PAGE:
A suffix is a letter, syllable, or group of syllables placed after the stem of a word to change its meaning, give it a new grammatical function, or morph it into a new word.
Let's look at the verb read. This word can be turned into a noun by adding the suffix -er. Now, read has become reader. Likewise, we can also take the verb read and turn it into an adjective by adding the suffix -able. Read can become the adjective readable.
Suffixes are the tools required to shapeshift words into new meanings and functions. Suffixes can be as small as -s, and -ed, or can be larger additions such as -ization, and -acious.
Take a look at these examples:
Suffixes are placed at the end of word stems and are, of course, the opposite of prefixes, which are placed prior to the stem of the word. Examples of prefixes include anti- (antifreeze), dis- (disagree), re- (return), non- (nonsense).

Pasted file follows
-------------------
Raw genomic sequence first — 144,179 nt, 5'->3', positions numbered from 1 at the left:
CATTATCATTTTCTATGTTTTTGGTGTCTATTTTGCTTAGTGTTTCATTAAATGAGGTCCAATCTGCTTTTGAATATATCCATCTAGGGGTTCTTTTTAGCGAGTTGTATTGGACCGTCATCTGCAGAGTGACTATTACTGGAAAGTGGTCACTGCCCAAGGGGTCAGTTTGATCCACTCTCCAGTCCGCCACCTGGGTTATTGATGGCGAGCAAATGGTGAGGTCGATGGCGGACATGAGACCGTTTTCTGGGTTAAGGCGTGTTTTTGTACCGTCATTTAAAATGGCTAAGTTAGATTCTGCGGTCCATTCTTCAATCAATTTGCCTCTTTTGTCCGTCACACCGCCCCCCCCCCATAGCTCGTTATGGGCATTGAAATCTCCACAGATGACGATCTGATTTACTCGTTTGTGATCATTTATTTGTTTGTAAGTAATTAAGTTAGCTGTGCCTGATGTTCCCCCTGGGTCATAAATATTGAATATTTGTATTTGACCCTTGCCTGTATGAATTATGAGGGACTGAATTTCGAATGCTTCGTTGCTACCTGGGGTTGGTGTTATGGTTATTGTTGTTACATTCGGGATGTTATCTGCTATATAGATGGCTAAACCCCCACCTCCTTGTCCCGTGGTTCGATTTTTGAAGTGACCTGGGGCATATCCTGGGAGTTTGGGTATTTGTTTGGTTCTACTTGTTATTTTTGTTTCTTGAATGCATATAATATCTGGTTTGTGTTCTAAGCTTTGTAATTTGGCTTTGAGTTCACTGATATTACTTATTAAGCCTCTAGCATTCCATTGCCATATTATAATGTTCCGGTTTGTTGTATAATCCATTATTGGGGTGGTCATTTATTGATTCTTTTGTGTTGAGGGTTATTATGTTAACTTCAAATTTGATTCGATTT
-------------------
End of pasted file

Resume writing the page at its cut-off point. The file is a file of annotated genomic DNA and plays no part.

Note that when you add a suffix, it helps to know the stem, also known as the root, of the originating word.
Let's take a closer look at some common suffixes and their meanings. Within these common suffixes, you'll find that some functions vary; some overlap.
Suffixes create such beauty and wonder within the English language. They provide endless ways to express our thoughts, feelings, findings, and emotions. They morph nouns into adjectives and verbs into nouns. They express deeper qualities, providing layers of color and intrigue required by writers.
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